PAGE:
I'm Aware That I'm Rare: Roham T. Zamanian, MD
Dr. Zamanian is the Director of the Adult Pulmonary Hypertension (PH) Program at Stanford University Medical Center. He currently directs the Vera Moulton Wall Center clinical database and biobank and focuses his research on clinical characterization and impact of novel risk factors such as methamphetamine use, and biomarkers, such as insulin resistance, in pulmonary arterial hypertension. Beyond industry clinical trials and registries, Dr. Zamanian has re-focused the research mission of the Stanford PH program by collaborating with basic science faculty and implementing several proof-of-concept and phase II clinical trials of novel therapeutics developed at Stanford University. Dr. Zamanian also serves on phaware’s Medical Advisory Board.
My name is Roham Zamanian. I’m the Director of the Adult Program at Stanford University Medical Center, the Adult Pulmonary Hypertension program.
CTEPH refers to chronic thromboembolism as a cause of the pulmonary hypertension. It’s often a very strong mechanical obstruction that when surgically approachable, it’s completely curative. The difference between PAH and CTEPH is that while the vascular changes may occur that are similar between the two diseases, CTEPH has to be seen as primarily a vascular obstruction from a clot or organized clot, and the first steps should always be consideration of surgical removal of that clot. That’s how it’s different than PAH, because, PAH ends up being a very definitive vascular disease. There are no surgical options currently for PAH that has to do with the removal of the neointima that’s formed. Really, that’s why it’s a medical therapeutic approach in PAH.
I think that once you recognize the pathobiology of the two and how they are similar and different at the same time, you recognize that again, the first and foremost important thing that you have to think about is if this chronic thromboembolic PH patient, do they have the option of surgery or not? The workup of patient with CTEPH begins in a very similar pattern with a screening echocardiogram as we do for PAH, but very quickly, we must do a nuclear evaluation to see if there is clot disease and if there is clot, then what I’ve learned is that there must be angiographic determination of the extent of the blood clot. You will be doing pulmonary angiography during the right heart catheterization. Sometimes even advanced nuclear and MRI technologies to determine sort of the mapping of the clot and if it could be approached surgically. Then, soon after, it’s determining whether medical therapy should be added before surgical evaluation takes place. That’s the general approach to a CTEPH patient.
A PTE surgery is pulmonary thromboendarterectomy. It’s an open-heart bypass surgery on-pump, where the surgeon goes into the lung, into the blood vessels of the lung, dissects very carefully around layers of the blood vessel and into the blood clot, and tries to scoop and scoops that blood clot, a chronic clot, an organized clot, and webs, and all these things that happen with chronic blood clots, out of the lung so that there is flow of blood passed the areas of blood clot. That is what a PTE is.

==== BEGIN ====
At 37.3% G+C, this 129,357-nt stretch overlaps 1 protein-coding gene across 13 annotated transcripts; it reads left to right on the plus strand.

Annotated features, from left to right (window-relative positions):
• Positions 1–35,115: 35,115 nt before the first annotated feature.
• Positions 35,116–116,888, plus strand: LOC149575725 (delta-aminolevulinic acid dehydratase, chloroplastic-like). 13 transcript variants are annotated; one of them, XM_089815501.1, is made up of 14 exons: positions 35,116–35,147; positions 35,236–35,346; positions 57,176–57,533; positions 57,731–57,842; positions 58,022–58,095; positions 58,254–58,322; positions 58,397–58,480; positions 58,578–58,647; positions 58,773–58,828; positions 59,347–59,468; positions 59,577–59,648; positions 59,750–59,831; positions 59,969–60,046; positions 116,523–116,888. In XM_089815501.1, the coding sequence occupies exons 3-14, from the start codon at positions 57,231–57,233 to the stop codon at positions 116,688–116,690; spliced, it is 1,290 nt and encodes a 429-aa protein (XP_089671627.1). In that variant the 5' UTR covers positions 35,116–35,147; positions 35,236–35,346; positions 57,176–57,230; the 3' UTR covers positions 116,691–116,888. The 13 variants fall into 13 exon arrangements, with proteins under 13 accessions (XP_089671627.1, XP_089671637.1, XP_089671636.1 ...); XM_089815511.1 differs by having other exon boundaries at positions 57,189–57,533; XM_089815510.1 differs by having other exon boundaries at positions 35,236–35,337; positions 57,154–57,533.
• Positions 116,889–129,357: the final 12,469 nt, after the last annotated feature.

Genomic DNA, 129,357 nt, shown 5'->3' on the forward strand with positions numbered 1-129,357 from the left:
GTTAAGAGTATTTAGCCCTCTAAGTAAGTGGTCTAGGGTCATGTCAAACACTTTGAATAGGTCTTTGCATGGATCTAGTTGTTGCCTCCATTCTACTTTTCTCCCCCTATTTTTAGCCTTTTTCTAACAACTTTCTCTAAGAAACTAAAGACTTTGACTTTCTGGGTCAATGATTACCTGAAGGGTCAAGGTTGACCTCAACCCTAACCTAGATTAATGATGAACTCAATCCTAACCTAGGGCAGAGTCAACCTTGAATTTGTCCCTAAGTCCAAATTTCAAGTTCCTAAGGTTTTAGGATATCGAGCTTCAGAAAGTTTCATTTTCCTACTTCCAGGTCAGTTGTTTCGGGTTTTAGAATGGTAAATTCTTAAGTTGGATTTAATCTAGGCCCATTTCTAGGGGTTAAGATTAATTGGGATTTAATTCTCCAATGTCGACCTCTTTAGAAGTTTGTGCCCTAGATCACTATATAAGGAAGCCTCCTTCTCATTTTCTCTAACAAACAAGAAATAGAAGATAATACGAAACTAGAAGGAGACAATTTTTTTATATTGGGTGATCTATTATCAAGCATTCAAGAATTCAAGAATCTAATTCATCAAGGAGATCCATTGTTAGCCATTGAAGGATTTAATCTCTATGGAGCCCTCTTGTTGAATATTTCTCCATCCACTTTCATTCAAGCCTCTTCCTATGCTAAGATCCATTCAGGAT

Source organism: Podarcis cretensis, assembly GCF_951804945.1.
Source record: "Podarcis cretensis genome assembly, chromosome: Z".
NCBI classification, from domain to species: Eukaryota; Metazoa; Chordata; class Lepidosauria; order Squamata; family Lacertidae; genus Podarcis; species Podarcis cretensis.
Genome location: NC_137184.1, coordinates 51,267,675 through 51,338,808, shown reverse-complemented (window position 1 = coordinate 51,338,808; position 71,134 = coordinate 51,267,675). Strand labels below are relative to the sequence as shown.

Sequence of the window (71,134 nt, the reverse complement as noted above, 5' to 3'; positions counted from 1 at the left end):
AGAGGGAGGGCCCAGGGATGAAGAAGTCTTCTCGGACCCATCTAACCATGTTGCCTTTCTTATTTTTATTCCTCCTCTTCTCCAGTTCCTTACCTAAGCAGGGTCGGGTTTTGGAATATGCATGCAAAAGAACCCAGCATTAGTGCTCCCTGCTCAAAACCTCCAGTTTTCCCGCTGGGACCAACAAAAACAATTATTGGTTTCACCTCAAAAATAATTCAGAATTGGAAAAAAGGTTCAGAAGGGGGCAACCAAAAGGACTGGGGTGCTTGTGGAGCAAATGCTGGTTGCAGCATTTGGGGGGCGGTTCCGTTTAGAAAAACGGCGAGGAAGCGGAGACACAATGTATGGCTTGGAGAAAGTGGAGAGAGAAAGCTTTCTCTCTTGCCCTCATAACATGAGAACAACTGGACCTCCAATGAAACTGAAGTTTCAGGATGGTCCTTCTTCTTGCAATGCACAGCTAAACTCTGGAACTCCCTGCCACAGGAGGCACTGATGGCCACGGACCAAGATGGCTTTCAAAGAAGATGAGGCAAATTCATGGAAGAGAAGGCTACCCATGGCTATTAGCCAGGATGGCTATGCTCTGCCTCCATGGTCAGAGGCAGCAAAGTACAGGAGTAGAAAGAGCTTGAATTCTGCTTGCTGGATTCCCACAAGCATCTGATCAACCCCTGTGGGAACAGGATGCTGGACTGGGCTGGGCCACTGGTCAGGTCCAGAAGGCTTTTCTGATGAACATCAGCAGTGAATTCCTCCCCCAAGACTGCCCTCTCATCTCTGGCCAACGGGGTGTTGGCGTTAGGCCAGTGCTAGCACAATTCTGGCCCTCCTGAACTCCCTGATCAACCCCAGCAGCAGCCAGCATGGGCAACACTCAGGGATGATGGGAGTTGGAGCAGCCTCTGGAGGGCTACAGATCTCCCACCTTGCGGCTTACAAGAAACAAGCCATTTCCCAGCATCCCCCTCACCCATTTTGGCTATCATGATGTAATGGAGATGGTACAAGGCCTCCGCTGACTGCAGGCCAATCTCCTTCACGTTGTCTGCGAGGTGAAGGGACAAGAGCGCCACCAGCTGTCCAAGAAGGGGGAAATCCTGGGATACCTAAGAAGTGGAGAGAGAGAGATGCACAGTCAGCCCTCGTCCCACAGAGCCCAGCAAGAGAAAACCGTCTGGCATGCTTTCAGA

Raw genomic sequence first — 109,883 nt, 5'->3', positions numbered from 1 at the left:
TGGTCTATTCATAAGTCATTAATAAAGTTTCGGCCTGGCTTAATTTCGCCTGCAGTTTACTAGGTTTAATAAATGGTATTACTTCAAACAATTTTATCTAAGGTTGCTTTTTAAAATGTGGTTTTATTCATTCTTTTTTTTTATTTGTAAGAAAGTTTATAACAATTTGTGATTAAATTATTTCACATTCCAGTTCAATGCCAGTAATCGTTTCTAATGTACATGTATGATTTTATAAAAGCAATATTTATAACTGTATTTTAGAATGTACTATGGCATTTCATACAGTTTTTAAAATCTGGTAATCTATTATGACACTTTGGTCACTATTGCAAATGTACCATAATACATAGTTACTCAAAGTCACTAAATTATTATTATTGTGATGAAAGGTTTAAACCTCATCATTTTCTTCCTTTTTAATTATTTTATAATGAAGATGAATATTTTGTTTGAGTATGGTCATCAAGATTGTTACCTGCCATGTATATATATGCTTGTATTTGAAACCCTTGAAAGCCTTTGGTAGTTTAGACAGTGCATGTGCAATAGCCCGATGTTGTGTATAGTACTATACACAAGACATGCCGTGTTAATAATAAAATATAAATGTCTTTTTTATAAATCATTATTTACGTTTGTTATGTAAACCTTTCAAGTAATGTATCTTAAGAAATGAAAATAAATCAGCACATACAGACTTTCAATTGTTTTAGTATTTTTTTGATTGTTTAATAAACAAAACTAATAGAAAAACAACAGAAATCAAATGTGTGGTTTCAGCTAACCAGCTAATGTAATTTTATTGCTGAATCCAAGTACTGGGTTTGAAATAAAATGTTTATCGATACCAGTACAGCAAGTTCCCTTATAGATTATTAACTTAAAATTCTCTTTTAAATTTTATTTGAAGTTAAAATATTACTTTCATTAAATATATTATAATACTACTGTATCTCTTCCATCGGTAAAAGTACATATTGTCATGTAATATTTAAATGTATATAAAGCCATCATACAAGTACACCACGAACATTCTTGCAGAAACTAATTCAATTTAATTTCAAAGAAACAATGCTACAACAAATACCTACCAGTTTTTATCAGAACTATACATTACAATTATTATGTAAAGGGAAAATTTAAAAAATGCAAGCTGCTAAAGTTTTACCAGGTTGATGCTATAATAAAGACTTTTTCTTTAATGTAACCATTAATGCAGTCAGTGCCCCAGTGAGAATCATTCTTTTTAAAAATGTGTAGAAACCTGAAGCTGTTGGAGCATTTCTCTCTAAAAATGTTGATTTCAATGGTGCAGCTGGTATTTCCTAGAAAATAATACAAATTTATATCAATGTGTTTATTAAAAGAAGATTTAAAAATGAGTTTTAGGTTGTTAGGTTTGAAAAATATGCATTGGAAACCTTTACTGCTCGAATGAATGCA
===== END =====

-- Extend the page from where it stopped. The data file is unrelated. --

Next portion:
Up to now, the exchange of information, the discussions around the care of the patients with chronic thromboembolism and pulmonary hypertension has taken place in small forums, small journals, and publications, but when we come together in a forum like this, we ask questions that you might think are not important, but become super important if you make connections, you learn from each other, you learn from latest practice guidelines, you learn from experts in the world that you don’t have contact with every day. That’s really what’s important about the nurses also recognize the collaborative nature of this rare disease community to begin with, and that’s not something that you could get when you’re sitting all alone in your office trying to read a publication. I think that’s why conferences like this are super important and very helpful for both physicians and practitioners.
It used to be fairly rare, maybe two to three percent of our PH evaluations were for CTEPH. Over the last three or four years, we’ve had a tremendous increase in the number of patients that are referred to us. We’re at about probably one or two patients per month even, which is a huge increase for us. I think that there are general educational programs that are taking place. The physicians are reading the publications that are coming out more about chronic thromboembolic disease and pulmonary hypertension, to realizing that acute pulmonary embolism can lead to chronic disease in a certain number of cases. We’ve had a tremendous increase and I think that that’s why it’s important for me and my team, who are here, and some of our advanced practitioners to be here, to learn more about this disease and the potential therapies.
I think that it’s very complicated data, as already shown now, that the time to diagnosis for CTEPH is similar to PAH in the order of 18 to 24 months. It’s very, very sad. I think that the other issues specifically around thromboembolism is that maybe there are times that a physician treats a patient with what they think is an acute pulmonary embolism but never works it up and follows it up to see. I think that data will come out more, but I think it’s generally similar, unfortunately, to PAH.